Today I'm thankful for Saturday morning sleep ins, because I'm really not good at mornings. My plan this week was to start waking up at 6am, and I haven't made good progress so far, but hey, there's always tomorrow!
(image from http://uppercasemagazine.com)
Anyway I think it's good to ensure you get the sleep you need, and I am pretty renowned for having power naps. I never get sick anymore, (touch wood), because as soon as I feel run down, I sleep, and it seems to keep my immune system ticking along happily.
I owe a lot of this napping style to my sweet Dad, who has always felt relaxed about taking a nap when one is needed. He is a night owl like me, and compensates for lack of night sleep hours by crashing out during the day when he can.
I also owe my belief in napping to the incredible SARK, a writer of colourful self-help books who wrote this one to my utter delight:
If you're into napping, this book will help free you of guilt. I've had my own copy for years!
Anyway, who doesn't love the look of a welcoming bed?
(image from http://piajanebijkerk.com/)
In the 1001 Ways to Relax book, which is a fantastic book for ideas to beat stress, you can invite peaceful sleep by doing these things:
"Lay your head on a pillow or cushion to release anger and tension. Imagine it's a sponge sucking and absorbing all the tensions and frustrations out of your mind, like blotting paper, from which they evaporate into the air."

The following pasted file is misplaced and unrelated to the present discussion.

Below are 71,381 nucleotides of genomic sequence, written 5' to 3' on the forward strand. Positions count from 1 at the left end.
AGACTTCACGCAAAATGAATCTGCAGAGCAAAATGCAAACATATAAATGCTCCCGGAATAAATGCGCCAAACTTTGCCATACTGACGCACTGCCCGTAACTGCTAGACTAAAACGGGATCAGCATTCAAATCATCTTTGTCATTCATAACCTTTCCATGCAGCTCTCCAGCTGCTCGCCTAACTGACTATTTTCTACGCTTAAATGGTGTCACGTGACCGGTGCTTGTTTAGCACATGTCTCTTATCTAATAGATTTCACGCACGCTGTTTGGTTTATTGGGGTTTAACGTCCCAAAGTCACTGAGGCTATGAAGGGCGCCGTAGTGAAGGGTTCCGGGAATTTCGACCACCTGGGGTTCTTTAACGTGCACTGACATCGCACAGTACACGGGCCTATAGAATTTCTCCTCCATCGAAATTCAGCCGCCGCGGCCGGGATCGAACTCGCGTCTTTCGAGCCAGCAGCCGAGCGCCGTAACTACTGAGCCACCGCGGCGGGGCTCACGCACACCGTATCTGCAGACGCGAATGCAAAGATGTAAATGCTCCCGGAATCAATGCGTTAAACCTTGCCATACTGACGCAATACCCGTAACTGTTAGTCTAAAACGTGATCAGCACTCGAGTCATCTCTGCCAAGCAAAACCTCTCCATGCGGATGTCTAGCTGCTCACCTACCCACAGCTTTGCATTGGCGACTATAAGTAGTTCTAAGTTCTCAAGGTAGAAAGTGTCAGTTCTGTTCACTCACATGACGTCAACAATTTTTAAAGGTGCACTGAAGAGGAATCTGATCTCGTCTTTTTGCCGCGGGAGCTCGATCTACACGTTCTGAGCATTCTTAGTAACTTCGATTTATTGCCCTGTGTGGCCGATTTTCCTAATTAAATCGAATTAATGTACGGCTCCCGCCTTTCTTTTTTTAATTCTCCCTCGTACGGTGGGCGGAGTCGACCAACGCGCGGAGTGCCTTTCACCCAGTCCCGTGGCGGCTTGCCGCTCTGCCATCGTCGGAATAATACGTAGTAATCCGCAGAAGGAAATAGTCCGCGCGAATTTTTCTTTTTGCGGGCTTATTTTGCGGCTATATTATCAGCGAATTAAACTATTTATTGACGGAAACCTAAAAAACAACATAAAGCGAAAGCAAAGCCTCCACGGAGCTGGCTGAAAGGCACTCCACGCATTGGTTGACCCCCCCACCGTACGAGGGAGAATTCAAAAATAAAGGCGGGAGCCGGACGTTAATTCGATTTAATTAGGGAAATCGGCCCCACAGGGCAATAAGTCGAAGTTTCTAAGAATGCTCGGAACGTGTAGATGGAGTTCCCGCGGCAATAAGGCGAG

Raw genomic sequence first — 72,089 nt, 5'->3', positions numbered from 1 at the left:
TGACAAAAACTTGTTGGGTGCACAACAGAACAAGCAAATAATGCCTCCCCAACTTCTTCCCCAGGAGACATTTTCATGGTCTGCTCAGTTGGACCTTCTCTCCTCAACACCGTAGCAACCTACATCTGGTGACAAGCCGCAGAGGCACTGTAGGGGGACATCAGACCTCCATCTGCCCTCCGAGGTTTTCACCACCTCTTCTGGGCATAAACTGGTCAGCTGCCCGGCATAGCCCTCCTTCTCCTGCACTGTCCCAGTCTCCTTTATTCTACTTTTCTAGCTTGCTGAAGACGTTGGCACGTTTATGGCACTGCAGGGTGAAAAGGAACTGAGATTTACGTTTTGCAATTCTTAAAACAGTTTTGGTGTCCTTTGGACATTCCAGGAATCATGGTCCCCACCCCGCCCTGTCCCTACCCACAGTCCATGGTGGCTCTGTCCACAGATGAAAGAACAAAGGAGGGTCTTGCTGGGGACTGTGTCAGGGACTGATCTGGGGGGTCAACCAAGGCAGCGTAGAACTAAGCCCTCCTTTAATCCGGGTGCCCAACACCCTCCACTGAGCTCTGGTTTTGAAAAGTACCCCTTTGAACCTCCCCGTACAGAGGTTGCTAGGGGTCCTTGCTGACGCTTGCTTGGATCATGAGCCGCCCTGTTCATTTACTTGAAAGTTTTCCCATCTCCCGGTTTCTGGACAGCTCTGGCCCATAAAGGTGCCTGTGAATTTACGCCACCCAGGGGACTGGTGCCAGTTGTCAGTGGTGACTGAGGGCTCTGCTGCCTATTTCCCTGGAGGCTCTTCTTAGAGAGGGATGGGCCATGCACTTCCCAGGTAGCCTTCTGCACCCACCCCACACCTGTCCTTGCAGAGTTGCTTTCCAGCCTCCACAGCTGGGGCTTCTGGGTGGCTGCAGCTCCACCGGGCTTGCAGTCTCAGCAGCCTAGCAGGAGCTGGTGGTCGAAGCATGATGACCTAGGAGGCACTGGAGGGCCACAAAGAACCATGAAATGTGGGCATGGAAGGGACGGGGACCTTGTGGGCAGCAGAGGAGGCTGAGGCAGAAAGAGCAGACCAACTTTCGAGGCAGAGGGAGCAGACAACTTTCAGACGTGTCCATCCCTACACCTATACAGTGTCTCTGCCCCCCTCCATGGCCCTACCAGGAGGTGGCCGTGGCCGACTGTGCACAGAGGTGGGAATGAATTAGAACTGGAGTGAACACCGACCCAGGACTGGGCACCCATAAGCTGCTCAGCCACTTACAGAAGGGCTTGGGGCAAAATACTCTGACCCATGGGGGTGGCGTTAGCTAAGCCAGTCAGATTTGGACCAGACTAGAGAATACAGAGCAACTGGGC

"Select your bedtime reading carefully. Current affairs can re-renergise your mind at the wrong time. Restrict yourself to poetry or fiction suitable for mulling over as you drift off to sleep."
(image from http://davidrobertsbooks.com)
"Never take work to bed! However tempting it may be to read a report in bed, this will blur the boundaries between work and rest, making it more difficult for you to switch off from work concerns when it's time for you to sleep."
"Make peace with the world before you go to sleep with a simple prayer of forgiveness for yourself and
anyone else who may have disturbed your equilibrium."
"Use images to prime restful sleep. Some people can cue pleasant dreams by meditating on a positive subject - a cherished friend, a much-loved landscape, or a masterpiece of art - for a few minutes before they go to bed. Choose a subject that evokes calm. Meditate on it before sleeping and after waking from nightmares to avoid slipping back into the same bad dreams."
Enjoy and celebrate sleep, and take that nap if you need it!
Linking up with Maxabella Loves 52 Weeks of Grateful.